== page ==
Let your children know that they can be in control if they follow specific rules. Teach your children about the steps that they can take to reduce the spread of germs. Teach them to stay away from people that are coughing or sneezing. They should cough or sneeze in their elbows or tissue and throw the tissue away.

Teach your children to wash their hands properly with soap and water for 20 seconds. If soap and water are not available, teach them to use a hand sanitizer.

8. Share positive stories

It is reassuring for children to know that doctors and nurses are working hard to help sick people become better. Older children may also be happy to know that scientists are working on developing a vaccine for coronavirus.

Share with your children stories of how health workers and other people in the community are working to help keep the community safe. It is comforting for children to know that many compassionate people are working to help them out.

9. Avoid certain conversations in front of kids

Children are astute observers. Unless you are in another room with the door clothes, do not assume that your child is not paying attention to what you are saying. Specific conversations, particularly about food shortages or worries about money, are best discussed when the kids are asleep.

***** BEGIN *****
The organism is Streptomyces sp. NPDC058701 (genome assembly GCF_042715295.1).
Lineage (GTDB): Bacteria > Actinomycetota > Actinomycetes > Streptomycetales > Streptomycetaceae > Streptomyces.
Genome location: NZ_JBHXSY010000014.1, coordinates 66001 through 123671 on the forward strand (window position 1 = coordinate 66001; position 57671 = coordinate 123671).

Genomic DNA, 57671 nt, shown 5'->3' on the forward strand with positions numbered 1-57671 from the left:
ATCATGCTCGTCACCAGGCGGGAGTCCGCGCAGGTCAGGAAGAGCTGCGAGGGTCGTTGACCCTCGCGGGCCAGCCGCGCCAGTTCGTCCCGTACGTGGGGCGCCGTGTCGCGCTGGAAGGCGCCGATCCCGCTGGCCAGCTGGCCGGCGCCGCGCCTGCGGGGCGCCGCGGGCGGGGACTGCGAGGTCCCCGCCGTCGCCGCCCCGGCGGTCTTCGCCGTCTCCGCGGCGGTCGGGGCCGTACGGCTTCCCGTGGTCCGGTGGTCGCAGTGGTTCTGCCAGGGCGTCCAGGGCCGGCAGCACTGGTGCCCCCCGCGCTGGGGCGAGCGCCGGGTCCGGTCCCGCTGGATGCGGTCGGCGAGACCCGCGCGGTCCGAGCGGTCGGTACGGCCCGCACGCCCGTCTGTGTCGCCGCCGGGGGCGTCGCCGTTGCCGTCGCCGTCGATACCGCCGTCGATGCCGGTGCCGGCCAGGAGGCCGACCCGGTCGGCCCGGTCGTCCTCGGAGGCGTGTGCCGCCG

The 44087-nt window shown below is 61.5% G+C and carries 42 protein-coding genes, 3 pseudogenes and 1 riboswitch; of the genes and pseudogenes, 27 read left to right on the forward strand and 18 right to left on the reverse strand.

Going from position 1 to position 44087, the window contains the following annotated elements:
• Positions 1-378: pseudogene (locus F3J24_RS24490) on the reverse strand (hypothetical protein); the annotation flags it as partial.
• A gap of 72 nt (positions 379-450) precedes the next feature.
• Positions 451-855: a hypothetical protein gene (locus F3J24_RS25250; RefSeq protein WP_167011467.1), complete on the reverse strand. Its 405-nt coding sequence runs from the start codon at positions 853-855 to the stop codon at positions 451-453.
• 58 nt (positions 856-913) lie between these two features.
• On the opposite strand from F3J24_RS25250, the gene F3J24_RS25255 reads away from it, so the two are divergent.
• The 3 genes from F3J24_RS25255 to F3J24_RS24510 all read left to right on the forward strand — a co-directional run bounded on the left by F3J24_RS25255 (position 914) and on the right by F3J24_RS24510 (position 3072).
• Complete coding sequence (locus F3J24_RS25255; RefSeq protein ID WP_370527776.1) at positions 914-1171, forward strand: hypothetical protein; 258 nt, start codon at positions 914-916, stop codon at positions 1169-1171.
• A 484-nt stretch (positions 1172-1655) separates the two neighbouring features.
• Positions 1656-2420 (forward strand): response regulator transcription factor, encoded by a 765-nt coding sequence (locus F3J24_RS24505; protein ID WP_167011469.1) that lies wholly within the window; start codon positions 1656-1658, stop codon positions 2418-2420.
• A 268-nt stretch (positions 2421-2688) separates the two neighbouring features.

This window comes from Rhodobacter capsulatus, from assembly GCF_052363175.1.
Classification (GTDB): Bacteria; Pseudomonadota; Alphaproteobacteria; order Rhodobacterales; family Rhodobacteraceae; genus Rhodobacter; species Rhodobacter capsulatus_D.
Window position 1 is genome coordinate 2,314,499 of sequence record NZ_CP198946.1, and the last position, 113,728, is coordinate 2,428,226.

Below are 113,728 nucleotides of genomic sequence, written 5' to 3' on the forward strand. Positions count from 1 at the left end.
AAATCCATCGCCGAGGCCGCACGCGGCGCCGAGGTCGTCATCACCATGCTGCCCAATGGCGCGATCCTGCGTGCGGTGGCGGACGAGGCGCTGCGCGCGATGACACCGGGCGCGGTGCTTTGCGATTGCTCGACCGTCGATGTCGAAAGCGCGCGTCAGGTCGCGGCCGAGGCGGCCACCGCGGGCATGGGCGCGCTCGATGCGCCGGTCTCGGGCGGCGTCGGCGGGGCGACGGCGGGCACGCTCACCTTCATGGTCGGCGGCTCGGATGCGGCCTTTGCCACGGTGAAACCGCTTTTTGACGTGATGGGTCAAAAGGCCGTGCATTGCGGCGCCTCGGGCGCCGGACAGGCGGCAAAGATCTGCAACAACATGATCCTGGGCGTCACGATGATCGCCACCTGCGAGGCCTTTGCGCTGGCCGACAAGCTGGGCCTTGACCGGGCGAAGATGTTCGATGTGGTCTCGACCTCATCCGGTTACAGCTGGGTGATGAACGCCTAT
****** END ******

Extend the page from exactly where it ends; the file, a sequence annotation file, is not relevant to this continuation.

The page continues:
10. Finish the conversation on a positive note

When you talk to your child about coronavirus, make sure that you finish the conversation on a positive note. As you wrap up the conversation, try to gauge your child’s level of anxiety. Watch out for his body language; consider his tone of voice and the rate of his breathing. You mustn’t leave your child in a state of distress.

11. Establish a home routine

Many parents have had to make massive changes in their lifestyle as they work from home during the coronavirus pandemic. Lack of schedule and predictability can stress out children as well. Since children are used to their daily school schedule, having a new home schedule is empowering for them. It is vital to make the children feel that their lives are not entirely disrupted. So continue to follow normal daily activities like playing in the backyard, cooking together, practicing the piano, and bedtime storytelling.

12. Keep the communication going

Your child may not show clear signs that he is anxious. Reassurance seeking, trouble sleeping, tantrums, moodiness, and irritability are some of the signs of anxiety. Sometimes children are not able to express how they are feeling.

Continue to talk to your children. Address any new questions they may have about the things they have heard. Even if you don’t have answers to their question, tell them that you will let them know as soon as you learn more. Let your children know that they can always come to you and ask you about things that scare them.


Final thoughts

News about coronavirus outbreak can lead to a feeling of anxiety and fear in children. They may feel that they are their families are in imminent danger. Having an open and reassuring conversation with your child can help him understand and cope better. Talk to your child about his concerns and give an age-appropriate response.

Discuss the news with your older children and talk to them about the fact that not all stories on social media are true. Share positive stories that assure your children that people are working to make their community safe. Sometimes is it good to step away from the constant news cycle for the benefit of your child.